To process the return, you’ll need to call (973) 287-5164 to get a return authorization number that allows you to return the item. You will be responsible for return shipping costs, which, based on the size of the device, may cost you more than $20.
The return address is Power Legs, 500 Returns Road, Wallingford, CT 06495.
Buy Power Legs Massager from Amazon:
Power Legs Massager is also available on Amazon for $169.99 with free shipping.
There is some existing research that indicates vibration therapy could help you prevent or soothe sore muscles. Because of that, Power Legs has the potential to provide some of the benefits they claim it offers.
However, the study we read and the expert insight we received confirmed that research about this type of muscle therapy is thin. Therefore, you’re left with somewhat of a gamble: Do you spend more than $150 on a device whose scientific support isn’t that strong?
The information we gathered indicates that you may want to avoid Power Legs, as its price tag is high and presets a considerable cost for an unknown longterm outcome.
As an alternative, consider the advice that Upton gave. Adding walking to your daily routine is a way to increase blood flow and circulation, increase insulin sensitivity, and lower your cholesterol levels.
The main difference between walking and Power Legs, however, is that you may be seeking out a product like Power Legs because you can’t walk or have a hard time doing that.
If you find yourself in that position but are concerned about the price of a new Power Legs, check with your health insurance provider or Medicare to find out if vibration machines are covered.
Posted on Mar 24, 2020
If I could give a negative 5 I would. The TV program says that you can try it for 30 days for $14.99. I have already considered the extra cost for shipping and handling as well. I went to try and place an order on their website and the site was trying to charge me over $200, so I called the customer service. I was very calm and polite with the woman on the other end of the phone. She also told me it would just be $38.94 for the trial plus shipping and handling. After we get through the whole spiel of her trying to sign me up and sell me everything else under the sun and turning it all down, she still tells me my total is $176. I asked what happened to the $38.94, why so high? She say it’s because of tax. "Wow, really," and I must be boo boo the fool or I was born yesterday.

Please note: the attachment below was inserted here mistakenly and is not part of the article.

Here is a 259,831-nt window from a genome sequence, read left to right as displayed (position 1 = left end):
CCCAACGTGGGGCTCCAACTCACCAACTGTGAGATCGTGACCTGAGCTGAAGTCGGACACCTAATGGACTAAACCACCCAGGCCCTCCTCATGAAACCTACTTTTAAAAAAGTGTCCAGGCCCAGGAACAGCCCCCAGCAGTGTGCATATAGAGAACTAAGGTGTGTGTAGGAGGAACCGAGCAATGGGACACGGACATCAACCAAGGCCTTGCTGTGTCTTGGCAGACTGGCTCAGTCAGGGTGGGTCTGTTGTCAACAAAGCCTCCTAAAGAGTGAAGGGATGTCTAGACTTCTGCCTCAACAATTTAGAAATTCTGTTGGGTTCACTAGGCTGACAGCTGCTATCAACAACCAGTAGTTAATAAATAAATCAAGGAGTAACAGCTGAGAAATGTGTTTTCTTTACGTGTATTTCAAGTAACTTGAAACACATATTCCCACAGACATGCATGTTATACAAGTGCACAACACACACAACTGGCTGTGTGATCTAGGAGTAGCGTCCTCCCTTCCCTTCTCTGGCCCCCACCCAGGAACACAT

Then she asks me to check my card because the order did not go through; but at that point, she had not even clarified with me that she was even processing my card, plus I was asking about the $176 which she did not have permission to charge. So I told her the payment is not going through because I did not put that much money to my card, that’s why the payment is not going through, there’s nothing wrong with my card. She asked me if I wanted to proceed with the order and before I could ask any questions she hangs up on me. Lol, what a joke. She really thought she had me.
People, please watch out for these info commercials that try to sell you things. Also, have a card that you can link to your bank account through a third-party app. I would also suggest that you have a lock on your card, so merchants can’t just charge you whatever whenever they feel like it, for whatever reason they come up with in their sad pathetic mind. I never give these companies my actual bank card or credit card where I keep all my funds. That is none of their business, and I don’t give companies access to all my money. I have a debit card through a third-party app so that if I wanna make a purchase I can just transfer over the exact amt so that if the merchant thinks they're going to get anything more they are sadly mistaken. You still have to be careful with that as well because I don’t know how these third-party app are when it comes to filling disputes, and getting people their money back. But they definitely won’t be able to charge me for an excess amount of money than what I already agreed to pay.
Bottom Line: No, I would not recommend this to a friend